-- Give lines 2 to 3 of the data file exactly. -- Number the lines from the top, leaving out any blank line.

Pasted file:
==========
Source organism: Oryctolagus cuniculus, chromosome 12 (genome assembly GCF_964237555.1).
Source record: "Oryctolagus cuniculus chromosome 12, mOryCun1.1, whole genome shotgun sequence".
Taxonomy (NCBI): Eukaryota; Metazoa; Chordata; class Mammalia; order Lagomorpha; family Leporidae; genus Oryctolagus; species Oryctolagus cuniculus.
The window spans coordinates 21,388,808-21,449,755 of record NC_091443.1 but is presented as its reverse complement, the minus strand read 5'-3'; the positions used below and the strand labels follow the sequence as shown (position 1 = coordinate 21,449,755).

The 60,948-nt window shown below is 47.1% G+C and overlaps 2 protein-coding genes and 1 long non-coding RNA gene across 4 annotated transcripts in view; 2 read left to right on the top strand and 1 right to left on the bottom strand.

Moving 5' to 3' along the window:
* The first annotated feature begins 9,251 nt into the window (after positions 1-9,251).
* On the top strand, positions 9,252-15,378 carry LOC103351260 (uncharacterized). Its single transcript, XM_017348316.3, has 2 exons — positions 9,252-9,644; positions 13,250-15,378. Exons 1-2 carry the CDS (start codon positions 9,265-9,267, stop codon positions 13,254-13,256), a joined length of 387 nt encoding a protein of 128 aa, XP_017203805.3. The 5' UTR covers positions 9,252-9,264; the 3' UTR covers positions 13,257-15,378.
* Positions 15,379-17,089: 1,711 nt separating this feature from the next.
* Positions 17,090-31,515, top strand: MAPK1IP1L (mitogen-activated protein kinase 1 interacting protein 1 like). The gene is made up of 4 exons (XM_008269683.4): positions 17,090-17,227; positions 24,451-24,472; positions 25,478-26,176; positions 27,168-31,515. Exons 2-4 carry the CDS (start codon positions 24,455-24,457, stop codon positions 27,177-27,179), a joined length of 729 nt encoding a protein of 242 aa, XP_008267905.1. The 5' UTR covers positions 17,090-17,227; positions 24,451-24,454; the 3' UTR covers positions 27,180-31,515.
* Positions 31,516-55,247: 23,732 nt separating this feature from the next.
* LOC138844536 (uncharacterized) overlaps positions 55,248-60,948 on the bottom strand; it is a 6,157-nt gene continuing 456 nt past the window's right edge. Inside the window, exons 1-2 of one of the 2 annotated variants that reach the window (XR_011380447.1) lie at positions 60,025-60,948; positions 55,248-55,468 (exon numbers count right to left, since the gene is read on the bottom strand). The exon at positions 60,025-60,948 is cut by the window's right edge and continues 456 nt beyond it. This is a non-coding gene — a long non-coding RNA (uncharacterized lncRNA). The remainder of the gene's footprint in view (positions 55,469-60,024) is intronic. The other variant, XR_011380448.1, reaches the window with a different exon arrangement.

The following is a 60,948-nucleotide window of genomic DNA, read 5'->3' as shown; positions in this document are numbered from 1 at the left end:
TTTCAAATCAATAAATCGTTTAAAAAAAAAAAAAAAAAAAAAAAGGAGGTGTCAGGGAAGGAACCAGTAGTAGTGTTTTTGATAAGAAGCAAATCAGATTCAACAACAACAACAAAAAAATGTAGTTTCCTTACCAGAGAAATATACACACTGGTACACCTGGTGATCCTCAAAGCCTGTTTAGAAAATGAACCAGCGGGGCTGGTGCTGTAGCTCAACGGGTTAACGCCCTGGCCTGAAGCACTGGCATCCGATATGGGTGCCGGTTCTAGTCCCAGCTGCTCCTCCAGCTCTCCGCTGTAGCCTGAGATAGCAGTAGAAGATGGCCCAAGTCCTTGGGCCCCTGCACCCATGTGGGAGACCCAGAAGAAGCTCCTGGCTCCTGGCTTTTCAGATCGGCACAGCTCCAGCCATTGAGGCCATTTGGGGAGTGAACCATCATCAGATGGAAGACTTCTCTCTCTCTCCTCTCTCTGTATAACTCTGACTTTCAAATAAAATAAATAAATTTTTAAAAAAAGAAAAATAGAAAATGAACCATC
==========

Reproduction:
Source record: "Oryctolagus cuniculus chromosome 12, mOryCun1.1, whole genome shotgun sequence".
Taxonomy (NCBI): Eukaryota; Metazoa; Chordata; class Mammalia; order Lagomorpha; family Leporidae; genus Oryctolagus; species Oryctolagus cuniculus.